“Well, inflation controls everything. You go back to when I did my first Reds-Dodgers game in Dodger Stadium. I still have the ticket from it in L.A. A box seat was $3.50. Three fifty. You sat in the bleachers or in the top deck at Chavez Ravine for a buck fifty. Now, tickets are like a thousand bucks for the same seats,” Michaels said.
“When you see these numbers, and I don’t wanna sound like a dinosaur here, but I go back to when I was with the Reds. The first year I’m there, Pete Rose is holding out. He misses half of spring training because he wants $110,000. And he was one of the first guys to go into six figures. When you see this, this is just the evolvement of the business. The Brady deal, I don’t know whether the number is right. I don’t know whether he’s a brand ambassador, whatever that’s supposed to mean. It can’t just be for doing games. It has to be other stuff. In a way, this is just the way it’s gone.”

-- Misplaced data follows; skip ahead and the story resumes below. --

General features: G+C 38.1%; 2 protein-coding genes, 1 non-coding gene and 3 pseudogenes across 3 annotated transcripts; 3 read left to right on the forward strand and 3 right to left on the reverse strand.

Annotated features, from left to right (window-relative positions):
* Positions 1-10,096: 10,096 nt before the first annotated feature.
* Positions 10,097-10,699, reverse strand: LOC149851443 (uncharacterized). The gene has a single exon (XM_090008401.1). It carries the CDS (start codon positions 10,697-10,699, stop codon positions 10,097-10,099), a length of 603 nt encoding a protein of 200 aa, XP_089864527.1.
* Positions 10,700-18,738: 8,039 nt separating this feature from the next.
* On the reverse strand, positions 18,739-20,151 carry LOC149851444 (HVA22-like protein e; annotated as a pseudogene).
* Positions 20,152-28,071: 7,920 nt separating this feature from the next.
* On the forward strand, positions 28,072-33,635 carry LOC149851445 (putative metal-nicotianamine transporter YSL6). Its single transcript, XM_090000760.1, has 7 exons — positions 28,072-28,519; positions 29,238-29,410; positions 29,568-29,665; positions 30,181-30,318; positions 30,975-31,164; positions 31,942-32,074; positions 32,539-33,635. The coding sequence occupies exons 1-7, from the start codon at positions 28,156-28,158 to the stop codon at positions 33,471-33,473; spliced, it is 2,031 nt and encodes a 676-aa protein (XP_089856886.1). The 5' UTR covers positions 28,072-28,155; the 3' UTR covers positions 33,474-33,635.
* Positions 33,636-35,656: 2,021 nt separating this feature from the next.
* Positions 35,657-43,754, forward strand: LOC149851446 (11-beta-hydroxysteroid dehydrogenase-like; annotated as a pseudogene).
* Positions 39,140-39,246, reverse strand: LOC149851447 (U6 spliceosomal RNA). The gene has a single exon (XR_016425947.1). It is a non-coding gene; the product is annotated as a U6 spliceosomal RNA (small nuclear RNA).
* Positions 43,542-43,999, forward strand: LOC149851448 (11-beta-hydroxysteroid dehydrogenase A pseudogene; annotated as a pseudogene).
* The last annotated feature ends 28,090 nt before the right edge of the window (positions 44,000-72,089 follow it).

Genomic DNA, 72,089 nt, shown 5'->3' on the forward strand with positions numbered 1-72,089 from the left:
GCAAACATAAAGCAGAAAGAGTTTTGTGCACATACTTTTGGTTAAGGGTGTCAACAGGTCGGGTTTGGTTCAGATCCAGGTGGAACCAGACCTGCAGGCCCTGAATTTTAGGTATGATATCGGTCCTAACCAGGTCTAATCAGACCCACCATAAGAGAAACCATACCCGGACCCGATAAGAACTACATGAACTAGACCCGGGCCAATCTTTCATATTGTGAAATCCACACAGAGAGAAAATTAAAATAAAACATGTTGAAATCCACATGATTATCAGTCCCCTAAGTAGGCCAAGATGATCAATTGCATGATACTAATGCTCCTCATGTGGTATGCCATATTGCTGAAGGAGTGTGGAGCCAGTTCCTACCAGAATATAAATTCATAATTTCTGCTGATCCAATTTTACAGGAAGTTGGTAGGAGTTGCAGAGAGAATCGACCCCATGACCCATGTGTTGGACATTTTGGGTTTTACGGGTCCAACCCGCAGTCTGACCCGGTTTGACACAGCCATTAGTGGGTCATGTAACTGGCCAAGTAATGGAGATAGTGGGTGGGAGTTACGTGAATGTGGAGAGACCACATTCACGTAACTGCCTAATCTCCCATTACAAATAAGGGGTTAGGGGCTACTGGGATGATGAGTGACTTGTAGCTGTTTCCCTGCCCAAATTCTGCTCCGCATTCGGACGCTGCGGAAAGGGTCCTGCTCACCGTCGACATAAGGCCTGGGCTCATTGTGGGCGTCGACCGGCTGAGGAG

Regarding the brand ambassador part, Brady’s deal with Fox includes not just broadcasting, but also unspecified marketing responsibilities. Presumably, the role will include at least a little hobnobbing with high-paying corporate sponsors — an intangible asset that would be hard to put a price on before the fact that Fox and Brady basically just did.
Michaels, who himself will be making a pretty penny from Amazon, said that at 77 years old it would be a fool’s errand to get upset about being compensated less than Brady.
“I’ve always felt that the ruination of somebody especially if you’re on a team and the guy at the next locker is making $500,000 more than you and you’re all pissed off about that. Why? We’re all doing pretty well,” Michaels said. “Enjoy it. Especially at this point of my life, I mean, great. More power to anybody who can get whatever they get. That’s what the market will bear.”